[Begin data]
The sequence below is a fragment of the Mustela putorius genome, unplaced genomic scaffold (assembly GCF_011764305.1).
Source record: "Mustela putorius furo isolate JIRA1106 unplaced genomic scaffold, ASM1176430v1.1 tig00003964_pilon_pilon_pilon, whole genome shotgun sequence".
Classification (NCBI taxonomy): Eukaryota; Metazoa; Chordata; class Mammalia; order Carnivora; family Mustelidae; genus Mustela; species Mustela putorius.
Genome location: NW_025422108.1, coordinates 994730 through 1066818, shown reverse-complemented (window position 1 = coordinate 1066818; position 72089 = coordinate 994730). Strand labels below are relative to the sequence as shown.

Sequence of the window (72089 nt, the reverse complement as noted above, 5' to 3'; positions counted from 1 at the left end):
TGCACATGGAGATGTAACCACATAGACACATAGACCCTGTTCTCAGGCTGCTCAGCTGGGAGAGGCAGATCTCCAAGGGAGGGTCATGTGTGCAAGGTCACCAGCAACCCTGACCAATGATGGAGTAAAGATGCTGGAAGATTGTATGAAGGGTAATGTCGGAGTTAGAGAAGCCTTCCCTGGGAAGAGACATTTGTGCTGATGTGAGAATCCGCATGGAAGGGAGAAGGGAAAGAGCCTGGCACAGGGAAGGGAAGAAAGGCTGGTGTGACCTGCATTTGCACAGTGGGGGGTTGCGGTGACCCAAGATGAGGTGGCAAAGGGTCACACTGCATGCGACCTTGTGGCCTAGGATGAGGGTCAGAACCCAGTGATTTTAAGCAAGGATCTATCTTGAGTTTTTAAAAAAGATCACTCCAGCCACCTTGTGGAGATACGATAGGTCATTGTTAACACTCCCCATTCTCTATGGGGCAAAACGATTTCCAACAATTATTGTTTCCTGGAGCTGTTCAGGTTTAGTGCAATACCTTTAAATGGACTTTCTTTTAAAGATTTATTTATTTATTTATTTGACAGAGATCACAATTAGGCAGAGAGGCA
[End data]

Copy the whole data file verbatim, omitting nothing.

The sequence below is a fragment of the Mustela putorius genome, unplaced genomic scaffold (assembly GCF_011764305.1).
Source record: "Mustela putorius furo isolate JIRA1106 unplaced genomic scaffold, ASM1176430v1.1 tig00003964_pilon_pilon_pilon, whole genome shotgun sequence".
Classification (NCBI taxonomy): Eukaryota; Metazoa; Chordata; class Mammalia; order Carnivora; family Mustelidae; genus Mustela; species Mustela putorius.
Genome location: NW_025422108.1, coordinates 994730 through 1066818, shown reverse-complemented (window position 1 = coordinate 1066818; position 72089 = coordinate 994730). Strand labels below are relative to the sequence as shown.

Sequence of the window (72089 nt, the reverse complement as noted above, 5' to 3'; positions counted from 1 at the left end):
TGCACATGGAGATGTAACCACATAGACACATAGACCCTGTTCTCAGGCTGCTCAGCTGGGAGAGGCAGATCTCCAAGGGAGGGTCATGTGTGCAAGGTCACCAGCAACCCTGACCAATGATGGAGTAAAGATGCTGGAAGATTGTATGAAGGGTAATGTCGGAGTTAGAGAAGCCTTCCCTGGGAAGAGACATTTGTGCTGATGTGAGAATCCGCATGGAAGGGAGAAGGGAAAGAGCCTGGCACAGGGAAGGGAAGAAAGGCTGGTGTGACCTGCATTTGCACAGTGGGGGGTTGCGGTGACCCAAGATGAGGTGGCAAAGGGTCACACTGCATGCGACCTTGTGGCCTAGGATGAGGGTCAGAACCCAGTGATTTTAAGCAAGGATCTATCTTGAGTTTTTAAAAAAGATCACTCCAGCCACCTTGTGGAGATACGATAGGTCATTGTTAACACTCCCCATTCTCTATGGGGCAAAACGATTTCCAACAATTATTGTTTCCTGGAGCTGTTCAGGTTTAGTGCAATACCTTTAAATGGACTTTCTTTTAAAGATTTATTTATTTATTTATTTGACAGAGATCACAATTAGGCAGAGAGGCA